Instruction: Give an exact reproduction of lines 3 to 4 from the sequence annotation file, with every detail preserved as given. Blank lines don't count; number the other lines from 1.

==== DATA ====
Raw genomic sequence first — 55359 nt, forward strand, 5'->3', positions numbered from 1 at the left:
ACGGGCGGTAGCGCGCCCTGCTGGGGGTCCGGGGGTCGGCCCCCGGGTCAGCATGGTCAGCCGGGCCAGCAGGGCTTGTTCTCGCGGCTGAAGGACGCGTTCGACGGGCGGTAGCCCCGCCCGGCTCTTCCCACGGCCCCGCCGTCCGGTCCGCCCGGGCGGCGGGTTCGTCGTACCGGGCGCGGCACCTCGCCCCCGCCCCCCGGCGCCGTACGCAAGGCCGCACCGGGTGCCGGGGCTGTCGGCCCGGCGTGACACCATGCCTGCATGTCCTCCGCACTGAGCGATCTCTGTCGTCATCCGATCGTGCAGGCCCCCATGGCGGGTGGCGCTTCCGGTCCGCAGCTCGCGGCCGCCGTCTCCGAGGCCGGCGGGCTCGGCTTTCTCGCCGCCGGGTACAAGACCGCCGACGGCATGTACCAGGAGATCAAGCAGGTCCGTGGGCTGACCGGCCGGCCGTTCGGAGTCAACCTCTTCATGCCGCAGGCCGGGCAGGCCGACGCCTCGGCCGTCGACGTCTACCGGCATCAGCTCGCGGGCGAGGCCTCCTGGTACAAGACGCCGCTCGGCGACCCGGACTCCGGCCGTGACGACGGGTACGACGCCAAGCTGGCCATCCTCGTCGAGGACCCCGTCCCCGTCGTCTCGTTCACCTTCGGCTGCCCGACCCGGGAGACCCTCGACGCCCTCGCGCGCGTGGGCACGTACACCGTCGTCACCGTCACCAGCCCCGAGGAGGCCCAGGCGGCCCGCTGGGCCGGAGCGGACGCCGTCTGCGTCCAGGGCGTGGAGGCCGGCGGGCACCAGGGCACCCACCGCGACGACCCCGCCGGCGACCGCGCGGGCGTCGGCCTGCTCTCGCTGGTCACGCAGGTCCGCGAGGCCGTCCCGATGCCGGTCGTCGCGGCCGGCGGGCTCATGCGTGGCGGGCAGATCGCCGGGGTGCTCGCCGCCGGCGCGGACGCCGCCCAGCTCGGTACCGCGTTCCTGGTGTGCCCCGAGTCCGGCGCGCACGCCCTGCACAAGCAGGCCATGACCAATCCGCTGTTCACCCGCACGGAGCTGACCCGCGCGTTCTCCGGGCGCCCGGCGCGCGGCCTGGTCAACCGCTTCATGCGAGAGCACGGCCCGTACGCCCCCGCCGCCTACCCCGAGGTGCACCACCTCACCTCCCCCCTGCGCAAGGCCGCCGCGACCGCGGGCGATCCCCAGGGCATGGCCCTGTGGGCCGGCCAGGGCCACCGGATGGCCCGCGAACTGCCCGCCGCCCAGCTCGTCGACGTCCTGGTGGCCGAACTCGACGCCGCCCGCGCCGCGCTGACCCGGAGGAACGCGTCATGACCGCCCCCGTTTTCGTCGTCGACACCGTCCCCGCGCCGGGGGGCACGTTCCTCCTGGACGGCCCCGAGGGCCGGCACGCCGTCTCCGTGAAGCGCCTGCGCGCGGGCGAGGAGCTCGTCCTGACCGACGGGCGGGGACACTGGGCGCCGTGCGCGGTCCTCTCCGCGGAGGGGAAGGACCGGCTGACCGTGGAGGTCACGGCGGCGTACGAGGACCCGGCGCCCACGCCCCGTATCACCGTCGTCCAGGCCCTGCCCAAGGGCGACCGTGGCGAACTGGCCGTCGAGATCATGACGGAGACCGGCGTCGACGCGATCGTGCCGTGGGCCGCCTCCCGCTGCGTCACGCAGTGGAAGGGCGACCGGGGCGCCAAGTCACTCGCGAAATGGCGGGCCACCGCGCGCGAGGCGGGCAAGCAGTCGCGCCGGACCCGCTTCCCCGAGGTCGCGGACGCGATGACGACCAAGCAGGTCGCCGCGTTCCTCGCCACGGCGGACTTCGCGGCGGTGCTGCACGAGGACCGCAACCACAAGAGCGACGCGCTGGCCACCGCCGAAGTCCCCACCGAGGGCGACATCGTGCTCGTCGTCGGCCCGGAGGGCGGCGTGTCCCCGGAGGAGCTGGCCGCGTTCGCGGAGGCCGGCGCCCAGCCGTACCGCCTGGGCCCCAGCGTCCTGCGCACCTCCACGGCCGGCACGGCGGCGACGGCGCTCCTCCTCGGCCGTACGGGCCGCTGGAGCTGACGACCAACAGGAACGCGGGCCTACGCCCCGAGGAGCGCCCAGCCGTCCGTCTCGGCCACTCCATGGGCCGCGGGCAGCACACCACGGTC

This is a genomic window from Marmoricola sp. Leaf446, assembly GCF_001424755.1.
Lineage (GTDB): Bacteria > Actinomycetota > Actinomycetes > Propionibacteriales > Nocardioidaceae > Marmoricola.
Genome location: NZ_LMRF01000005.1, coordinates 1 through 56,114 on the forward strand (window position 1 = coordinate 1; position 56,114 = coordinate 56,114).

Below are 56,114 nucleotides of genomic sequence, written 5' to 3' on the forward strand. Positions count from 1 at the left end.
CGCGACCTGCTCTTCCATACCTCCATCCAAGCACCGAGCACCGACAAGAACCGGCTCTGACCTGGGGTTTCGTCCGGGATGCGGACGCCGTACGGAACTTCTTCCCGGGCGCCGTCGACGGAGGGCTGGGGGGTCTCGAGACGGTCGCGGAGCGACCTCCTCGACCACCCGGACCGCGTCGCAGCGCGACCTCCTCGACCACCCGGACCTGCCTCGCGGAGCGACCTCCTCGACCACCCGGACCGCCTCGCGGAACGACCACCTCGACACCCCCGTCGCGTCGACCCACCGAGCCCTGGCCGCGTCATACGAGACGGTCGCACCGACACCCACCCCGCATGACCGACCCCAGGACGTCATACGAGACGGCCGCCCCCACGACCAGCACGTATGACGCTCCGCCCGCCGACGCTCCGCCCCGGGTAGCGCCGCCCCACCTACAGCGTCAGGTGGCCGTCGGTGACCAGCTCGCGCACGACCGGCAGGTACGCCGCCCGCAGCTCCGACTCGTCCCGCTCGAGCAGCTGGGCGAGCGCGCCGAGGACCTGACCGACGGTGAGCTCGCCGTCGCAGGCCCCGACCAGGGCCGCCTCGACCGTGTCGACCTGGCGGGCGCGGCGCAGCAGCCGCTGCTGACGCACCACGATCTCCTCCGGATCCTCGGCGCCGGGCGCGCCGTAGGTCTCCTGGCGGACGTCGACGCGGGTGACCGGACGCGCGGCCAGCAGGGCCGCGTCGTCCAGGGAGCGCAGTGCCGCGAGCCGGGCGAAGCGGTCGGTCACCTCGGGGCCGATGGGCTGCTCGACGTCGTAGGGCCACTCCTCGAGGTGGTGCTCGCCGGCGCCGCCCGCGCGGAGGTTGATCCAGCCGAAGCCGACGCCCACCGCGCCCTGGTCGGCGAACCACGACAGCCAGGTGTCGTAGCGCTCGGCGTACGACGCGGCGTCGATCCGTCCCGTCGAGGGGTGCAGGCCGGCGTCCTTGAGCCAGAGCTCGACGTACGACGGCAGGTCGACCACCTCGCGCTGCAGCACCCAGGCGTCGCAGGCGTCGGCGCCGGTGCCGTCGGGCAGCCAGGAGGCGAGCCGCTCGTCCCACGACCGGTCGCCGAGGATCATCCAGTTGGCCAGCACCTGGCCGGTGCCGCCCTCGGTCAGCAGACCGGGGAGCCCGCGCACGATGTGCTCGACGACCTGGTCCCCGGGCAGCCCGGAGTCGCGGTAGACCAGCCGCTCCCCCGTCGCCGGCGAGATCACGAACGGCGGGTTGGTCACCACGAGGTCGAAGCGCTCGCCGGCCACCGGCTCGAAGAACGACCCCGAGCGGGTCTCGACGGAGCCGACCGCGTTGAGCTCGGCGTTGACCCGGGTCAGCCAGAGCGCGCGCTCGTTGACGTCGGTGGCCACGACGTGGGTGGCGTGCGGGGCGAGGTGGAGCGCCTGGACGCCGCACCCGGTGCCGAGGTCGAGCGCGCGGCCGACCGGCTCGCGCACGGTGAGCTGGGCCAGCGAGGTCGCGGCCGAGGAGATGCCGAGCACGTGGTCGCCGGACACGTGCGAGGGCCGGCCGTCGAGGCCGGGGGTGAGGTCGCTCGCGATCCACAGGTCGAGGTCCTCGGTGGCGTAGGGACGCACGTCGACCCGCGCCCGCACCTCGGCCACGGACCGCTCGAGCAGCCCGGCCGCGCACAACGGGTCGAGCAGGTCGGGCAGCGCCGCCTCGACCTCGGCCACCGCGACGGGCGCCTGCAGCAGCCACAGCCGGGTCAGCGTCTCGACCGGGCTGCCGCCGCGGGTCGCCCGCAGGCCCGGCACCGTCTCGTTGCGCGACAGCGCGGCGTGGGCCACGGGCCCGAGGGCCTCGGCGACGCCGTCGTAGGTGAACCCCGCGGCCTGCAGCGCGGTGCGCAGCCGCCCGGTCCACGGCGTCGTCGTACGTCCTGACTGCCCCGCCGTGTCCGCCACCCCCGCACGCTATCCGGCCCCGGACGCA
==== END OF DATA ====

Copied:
This is a genomic window from Marmoricola sp. Leaf446, assembly GCF_001424755.1.
Lineage (GTDB): Bacteria > Actinomycetota > Actinomycetes > Propionibacteriales > Nocardioidaceae > Marmoricola.